California Poppies are orange, like pumpkins. Everyone knows that. Except when they are not. Also like pumpkins, California Poppies can be white too, and every conceivable shade of orange and yellow in between.
As our state flower, the California Poppy (Eschscholtzia californica) has been reproduced in countless images, graphics and depictions, virtually always in bright orange. If you love these iconic flowers and explore them more, however, you will find quite a bit of variation.
Some of them are a pale lemon yellow, especially later in the season, and others are as white as snow or milk. Others have a faint reddish blush on the outside of their four petals. These are simply natural mutations that often arise and disappear among colonies of orange poppies.
Horticulturalists have often cultivated and perpetuated these different colored mutations, and you can buy seeds to grow your own white poppies, or even ones that are yellow or red. You can save seed from wild plants that have unusual colors, but the resulting plants typically don't retain the unique color, because the flowers were pollinated with pollen from their more typically-colored neighbors.
It is always a fun discovery to find these aberrant shades growing in colonies of more conventionally orange poppies. Over the years I've photographed some of these pale versions, and when I returned to the same location in succeeding years, they sometimes would show themselves again but eventually were gone.
It hardly needs to be said, especially in a much-discussed "Superbloom" year like this one, but the California Poppy is a superlative flower. They are without equal in many respects. I'd like to share what some botanists from the past said about them.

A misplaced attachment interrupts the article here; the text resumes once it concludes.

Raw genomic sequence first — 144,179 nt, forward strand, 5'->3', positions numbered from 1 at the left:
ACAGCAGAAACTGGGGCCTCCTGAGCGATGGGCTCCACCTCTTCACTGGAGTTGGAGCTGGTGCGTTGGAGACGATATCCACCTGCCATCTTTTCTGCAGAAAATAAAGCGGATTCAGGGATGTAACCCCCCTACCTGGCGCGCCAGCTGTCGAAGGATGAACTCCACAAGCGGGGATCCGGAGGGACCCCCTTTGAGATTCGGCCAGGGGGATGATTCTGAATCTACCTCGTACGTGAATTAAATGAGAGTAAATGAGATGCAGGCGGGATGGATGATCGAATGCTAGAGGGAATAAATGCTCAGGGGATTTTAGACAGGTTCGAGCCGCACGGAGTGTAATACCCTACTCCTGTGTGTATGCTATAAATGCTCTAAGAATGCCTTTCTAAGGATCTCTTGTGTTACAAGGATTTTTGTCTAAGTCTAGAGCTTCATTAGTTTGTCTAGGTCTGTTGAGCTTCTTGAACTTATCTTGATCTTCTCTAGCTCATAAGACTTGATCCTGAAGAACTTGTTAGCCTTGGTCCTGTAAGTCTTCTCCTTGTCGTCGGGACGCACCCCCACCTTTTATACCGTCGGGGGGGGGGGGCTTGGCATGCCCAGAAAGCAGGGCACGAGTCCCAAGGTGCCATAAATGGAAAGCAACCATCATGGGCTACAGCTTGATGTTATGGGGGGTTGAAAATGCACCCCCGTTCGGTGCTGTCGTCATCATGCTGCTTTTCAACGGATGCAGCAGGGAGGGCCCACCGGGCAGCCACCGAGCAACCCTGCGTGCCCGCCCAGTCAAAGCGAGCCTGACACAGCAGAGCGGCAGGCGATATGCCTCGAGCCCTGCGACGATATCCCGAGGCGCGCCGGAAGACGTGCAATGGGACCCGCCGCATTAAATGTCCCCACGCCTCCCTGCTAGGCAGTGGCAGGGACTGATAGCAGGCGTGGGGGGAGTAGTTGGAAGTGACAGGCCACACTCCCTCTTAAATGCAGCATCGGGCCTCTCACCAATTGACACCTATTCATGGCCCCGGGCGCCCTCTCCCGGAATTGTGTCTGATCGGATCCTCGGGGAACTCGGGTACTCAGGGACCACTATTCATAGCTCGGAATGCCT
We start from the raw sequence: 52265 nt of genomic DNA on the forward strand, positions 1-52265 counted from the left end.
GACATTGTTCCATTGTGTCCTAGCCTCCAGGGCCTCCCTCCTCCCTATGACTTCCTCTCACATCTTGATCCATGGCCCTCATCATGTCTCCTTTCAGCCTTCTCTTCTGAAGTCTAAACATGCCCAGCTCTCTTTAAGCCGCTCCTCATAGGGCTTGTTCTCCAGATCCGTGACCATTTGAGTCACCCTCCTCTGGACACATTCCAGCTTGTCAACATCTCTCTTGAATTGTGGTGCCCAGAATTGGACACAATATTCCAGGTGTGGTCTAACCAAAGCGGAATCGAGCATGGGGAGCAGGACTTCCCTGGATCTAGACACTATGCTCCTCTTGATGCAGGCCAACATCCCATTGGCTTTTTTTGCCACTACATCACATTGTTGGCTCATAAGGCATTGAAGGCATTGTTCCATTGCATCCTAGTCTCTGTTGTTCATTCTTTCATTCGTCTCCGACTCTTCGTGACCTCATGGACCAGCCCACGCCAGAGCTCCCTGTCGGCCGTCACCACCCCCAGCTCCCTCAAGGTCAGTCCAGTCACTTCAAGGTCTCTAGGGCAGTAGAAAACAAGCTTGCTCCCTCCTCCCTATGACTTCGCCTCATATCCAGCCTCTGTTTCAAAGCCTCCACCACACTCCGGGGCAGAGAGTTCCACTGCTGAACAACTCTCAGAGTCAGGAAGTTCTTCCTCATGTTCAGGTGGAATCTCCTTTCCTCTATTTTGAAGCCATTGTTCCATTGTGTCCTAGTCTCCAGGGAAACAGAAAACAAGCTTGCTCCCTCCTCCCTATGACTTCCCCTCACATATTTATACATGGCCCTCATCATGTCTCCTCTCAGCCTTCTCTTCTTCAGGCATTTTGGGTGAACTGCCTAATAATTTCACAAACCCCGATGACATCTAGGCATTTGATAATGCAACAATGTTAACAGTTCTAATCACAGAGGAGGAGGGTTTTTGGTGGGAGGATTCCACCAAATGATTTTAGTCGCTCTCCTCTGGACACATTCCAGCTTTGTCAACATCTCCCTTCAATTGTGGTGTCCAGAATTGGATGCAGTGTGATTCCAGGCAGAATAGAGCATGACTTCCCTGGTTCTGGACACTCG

Mary Elizabeth Parsons, who published the splendid book "The Wild Flowers of California" in 1906, had this to say about poppies: "It is difficult to exaggerate the charms of this wonderful flower. When reproduced in countless millions, its brilliant blossoms fairly cover the earth; and far away upon distant mountain slopes, bright patches of red gold denote that league after league lies open to the sun."
She added: "This flower is now cultivated in many parts of the world. But one can form no conception of it, pale and languishing in a foreign garden. One must go to the native hillsides to get any idea of its prodigal beauty."
In dramatic California fashion, the bookplates for Mary Parsons' wildflower guide were sitting in the pressroom at her San Francisco publishing house on the morning of April 18, 1906, when a massive earthquake shook the city, and they were destroyed in the ensuing fires that ravaged San Francisco over three days.
Happily for Ms. Parsons, new bookplates were made and she was able to make some additions and improvements that her male publishers had previously resisted.
Another beautiful quote about California Poppies comes from the late botanist John Thomas Howell, who wrote this: "No poet has yet sung the full beauty of our poppy, no painter has successfully portrayed the satiny sheen of its lustrous petals, no scientist has satisfactorily diagnosed the vagaries of its variations and adaptability. In its abundance, this colorful plant should not be slighted: cherish it and be ever thankful that so rare a plant is common." Amen, brother.
To see some great expanses of poppies in the Antelope Valley, I recommend taking Tehachapi-Willow Springs Road to Avenue D (Highway 138) and then turning right. Drive until you see expanses of poppies. You can access them from numerous dirt roads. You can also go to the Antelope Poppy Reserve, but the crowds on weekends are ridiculous. You have to go soon though because they will not last. The poppies at our elevations, cheeringly, are mostly still to come.
Have a good week.
Jon Hammond has written for Tehachapi News for more than 30 years. Send email to email@example.com.